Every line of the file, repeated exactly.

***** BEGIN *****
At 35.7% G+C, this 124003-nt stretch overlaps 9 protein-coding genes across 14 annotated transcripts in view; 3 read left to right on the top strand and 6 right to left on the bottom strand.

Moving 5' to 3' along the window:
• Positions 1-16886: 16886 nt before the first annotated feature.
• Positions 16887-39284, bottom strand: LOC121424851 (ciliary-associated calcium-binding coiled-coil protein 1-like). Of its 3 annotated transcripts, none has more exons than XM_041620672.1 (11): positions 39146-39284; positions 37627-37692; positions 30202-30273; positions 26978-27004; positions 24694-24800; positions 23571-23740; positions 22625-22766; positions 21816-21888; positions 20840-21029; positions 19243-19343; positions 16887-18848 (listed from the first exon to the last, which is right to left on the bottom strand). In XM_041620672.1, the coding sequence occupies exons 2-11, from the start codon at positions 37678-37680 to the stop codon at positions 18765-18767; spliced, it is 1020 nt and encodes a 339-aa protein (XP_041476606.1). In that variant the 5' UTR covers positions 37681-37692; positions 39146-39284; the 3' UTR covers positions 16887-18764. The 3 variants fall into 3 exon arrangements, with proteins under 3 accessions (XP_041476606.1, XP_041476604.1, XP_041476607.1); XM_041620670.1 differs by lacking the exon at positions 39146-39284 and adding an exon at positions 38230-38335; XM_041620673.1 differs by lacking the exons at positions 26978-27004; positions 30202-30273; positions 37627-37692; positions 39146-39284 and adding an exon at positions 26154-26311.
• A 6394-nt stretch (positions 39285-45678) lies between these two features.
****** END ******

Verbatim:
At 35.7% G+C, this 124003-nt stretch overlaps 9 protein-coding genes across 14 annotated transcripts in view; 3 read left to right on the top strand and 6 right to left on the bottom strand.

Moving 5' to 3' along the window:
• Positions 1-16886: 16886 nt before the first annotated feature.
• Positions 16887-39284, bottom strand: LOC121424851 (ciliary-associated calcium-binding coiled-coil protein 1-like). Of its 3 annotated transcripts, none has more exons than XM_041620672.1 (11): positions 39146-39284; positions 37627-37692; positions 30202-30273; positions 26978-27004; positions 24694-24800; positions 23571-23740; positions 22625-22766; positions 21816-21888; positions 20840-21029; positions 19243-19343; positions 16887-18848 (listed from the first exon to the last, which is right to left on the bottom strand). In XM_041620672.1, the coding sequence occupies exons 2-11, from the start codon at positions 37678-37680 to the stop codon at positions 18765-18767; spliced, it is 1020 nt and encodes a 339-aa protein (XP_041476606.1). In that variant the 5' UTR covers positions 37681-37692; positions 39146-39284; the 3' UTR covers positions 16887-18764. The 3 variants fall into 3 exon arrangements, with proteins under 3 accessions (XP_041476606.1, XP_041476604.1, XP_041476607.1); XM_041620670.1 differs by lacking the exon at positions 39146-39284 and adding an exon at positions 38230-38335; XM_041620673.1 differs by lacking the exons at positions 26978-27004; positions 30202-30273; positions 37627-37692; positions 39146-39284 and adding an exon at positions 26154-26311.
• A 6394-nt stretch (positions 39285-45678) lies between these two features.